Manage staff working from home

Manage staff working from home

May 1, 2020

It’s become the new normal up and down the land. Offices have been vacated leaving staff to work at home. It may not be ideal, but we’ve had to make it work.

In our case, there was work to be done.

So how do you manage people working from home.

Firstly you can’t worry about what you can’t control. You won’t see your staff working. Trust your people to get on with the work required of them. Focus on output not input is something we have said to managers of field based engineers for years. You ca see what work has been produced at the end of the day, don’t sweat whether it was completed at 9 am. or 9 p.m.

In our case we sent everyone home with what they needed and a Home Working Policy written especially for the Coronavirus Pandemic.  This set out how things would work and the boundaries.

These questions are useful to ask your people each day:

  1. What have you done?
  2. What are you working on?
  3. Where do yo need help?
  4. When shall we next check in?

In our team we have daily video meetings at 9 a.m. on Microsoft Teams (like Zoom without the risk that the rest of the world will be trying to access their servers at the same time!).

We have found this to work really well. I can ask everyone, in turn, what they are going to be working on today.

What would make this better? A CRM. We are looking at which is software which manages the workflow. We also may have a solution from our web developers. Exciting times.

Our people have a sense of automony. They can’t control the volume of support asked of us, but they can control when the work is done. This creates a sense of automony and control. I have found our people are productive as they work at their own pace, where they want, when they want (within reason). If someone takes a break to go for a walk to dodge the shower, its for them to decide not me. I trust they will get what needs done, done.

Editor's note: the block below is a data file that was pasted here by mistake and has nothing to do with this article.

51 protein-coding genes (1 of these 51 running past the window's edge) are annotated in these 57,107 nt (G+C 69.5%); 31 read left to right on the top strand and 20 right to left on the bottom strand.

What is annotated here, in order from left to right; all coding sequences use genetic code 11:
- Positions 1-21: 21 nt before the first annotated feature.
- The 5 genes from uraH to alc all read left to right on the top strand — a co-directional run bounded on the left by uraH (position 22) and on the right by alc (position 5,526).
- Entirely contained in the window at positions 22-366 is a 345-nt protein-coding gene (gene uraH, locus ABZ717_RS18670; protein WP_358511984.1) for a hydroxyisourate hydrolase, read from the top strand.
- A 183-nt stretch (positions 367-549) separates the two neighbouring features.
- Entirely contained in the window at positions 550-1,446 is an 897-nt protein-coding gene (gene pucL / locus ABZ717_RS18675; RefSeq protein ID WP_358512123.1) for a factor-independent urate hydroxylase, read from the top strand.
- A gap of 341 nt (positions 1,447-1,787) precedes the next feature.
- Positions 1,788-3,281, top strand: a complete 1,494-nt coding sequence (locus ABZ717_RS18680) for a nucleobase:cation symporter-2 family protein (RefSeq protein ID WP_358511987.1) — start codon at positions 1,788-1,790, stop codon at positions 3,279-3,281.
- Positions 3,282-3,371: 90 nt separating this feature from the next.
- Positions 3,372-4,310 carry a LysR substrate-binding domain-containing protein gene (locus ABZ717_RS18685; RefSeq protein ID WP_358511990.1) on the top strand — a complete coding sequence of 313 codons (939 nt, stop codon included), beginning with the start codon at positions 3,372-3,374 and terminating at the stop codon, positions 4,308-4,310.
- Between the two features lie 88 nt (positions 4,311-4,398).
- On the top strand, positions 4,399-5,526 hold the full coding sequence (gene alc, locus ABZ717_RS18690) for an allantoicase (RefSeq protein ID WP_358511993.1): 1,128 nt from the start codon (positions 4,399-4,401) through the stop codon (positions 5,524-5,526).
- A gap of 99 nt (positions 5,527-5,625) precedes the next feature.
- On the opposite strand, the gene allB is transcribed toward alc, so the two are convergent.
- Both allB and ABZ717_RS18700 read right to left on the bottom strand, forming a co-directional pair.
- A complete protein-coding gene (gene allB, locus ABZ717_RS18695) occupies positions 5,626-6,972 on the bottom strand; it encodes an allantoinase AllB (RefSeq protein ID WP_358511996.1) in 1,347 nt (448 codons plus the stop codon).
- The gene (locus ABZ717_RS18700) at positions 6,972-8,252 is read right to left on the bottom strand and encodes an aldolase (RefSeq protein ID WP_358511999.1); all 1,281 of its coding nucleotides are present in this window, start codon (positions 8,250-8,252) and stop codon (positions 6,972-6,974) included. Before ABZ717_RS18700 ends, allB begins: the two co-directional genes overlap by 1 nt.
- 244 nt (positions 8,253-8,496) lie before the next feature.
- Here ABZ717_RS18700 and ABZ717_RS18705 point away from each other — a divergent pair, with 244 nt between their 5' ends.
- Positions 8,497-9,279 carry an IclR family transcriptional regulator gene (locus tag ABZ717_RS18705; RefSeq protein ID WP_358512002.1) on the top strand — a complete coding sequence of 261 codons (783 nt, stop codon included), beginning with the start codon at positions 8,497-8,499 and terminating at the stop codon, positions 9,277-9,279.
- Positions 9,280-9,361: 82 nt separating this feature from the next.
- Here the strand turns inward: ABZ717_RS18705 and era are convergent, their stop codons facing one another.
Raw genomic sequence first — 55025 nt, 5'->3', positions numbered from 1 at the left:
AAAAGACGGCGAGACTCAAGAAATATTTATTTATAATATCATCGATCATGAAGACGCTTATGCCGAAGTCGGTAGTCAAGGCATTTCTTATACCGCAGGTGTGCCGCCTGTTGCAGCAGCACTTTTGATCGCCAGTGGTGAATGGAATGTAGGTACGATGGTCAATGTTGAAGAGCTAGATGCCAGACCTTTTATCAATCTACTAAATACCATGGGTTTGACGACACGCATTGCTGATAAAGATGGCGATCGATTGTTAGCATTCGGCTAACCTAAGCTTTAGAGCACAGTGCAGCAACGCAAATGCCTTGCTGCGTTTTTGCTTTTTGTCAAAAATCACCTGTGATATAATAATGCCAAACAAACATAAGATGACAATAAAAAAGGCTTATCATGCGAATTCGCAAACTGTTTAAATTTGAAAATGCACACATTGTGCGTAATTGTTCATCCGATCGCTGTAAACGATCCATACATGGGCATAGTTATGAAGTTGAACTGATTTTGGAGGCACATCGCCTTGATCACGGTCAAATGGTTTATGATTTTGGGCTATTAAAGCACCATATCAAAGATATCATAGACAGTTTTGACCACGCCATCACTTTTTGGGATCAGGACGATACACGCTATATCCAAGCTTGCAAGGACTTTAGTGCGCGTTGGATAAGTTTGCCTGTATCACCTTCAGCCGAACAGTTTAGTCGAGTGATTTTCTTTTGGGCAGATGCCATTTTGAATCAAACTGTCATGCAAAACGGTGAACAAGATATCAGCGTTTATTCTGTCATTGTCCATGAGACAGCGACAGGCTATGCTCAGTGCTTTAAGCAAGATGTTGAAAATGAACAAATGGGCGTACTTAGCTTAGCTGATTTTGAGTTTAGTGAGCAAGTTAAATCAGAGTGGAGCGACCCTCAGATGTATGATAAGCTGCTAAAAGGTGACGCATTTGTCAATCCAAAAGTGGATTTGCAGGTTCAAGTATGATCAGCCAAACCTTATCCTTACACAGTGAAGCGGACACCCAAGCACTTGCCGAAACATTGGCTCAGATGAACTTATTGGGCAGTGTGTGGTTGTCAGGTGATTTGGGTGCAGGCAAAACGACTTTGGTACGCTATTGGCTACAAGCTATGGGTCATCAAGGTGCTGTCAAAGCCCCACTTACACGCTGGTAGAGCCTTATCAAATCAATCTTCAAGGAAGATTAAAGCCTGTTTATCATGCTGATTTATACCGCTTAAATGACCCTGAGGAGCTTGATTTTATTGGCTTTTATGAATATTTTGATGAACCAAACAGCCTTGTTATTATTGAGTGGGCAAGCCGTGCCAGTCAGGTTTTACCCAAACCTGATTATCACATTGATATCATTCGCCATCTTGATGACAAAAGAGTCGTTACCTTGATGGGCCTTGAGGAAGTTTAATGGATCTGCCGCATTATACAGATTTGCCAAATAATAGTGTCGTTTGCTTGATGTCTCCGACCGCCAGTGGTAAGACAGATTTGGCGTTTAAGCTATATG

Communication is a challenge when we are working from home. We have to be more conscious about it. For example we wanted to discuss our future plans. Normally we would have grabbed our seats and switched the phones to reception for 10, now we had to plan a video meeting a day in advance. I used it as an opportunity to be clear about what’s happening, and how everyone fits in.

In these uncertain times, I think this is very important. I want my people to know what I expect and I can only achieve this aim if I am clear as to what is happening and why.

Its also important to remember that we are social animals. Once you work from home you can feel disconnected and lonely. (Husband playing Duran Duran on repeat is also very irritating)

We all need to be mindful of distance bias and the risk that subgroups may form. We are too small a team for this, but I can see its potential. When I want to communicate officially, I do it to all.

We have found our Redwing What’s App Group to be the spreader of cheer. This has meant a constant flow of ‘meme’s and ‘funnies’ are shared on the group chat most days.  Its no different to what would normally happen at work. The general chit chat we all enjoy. Equally we could have opted for social lunches, coffee mornings or informal quiz nights. What’s App serves us well.

Finally, you may find working from home has worked for you and you want to continue to use it when the lockdown is lifted. We are certainly building this new normal into our future growth plans.

If you need any assistance with any aspect of HR or employment law please call us on 01527 306066


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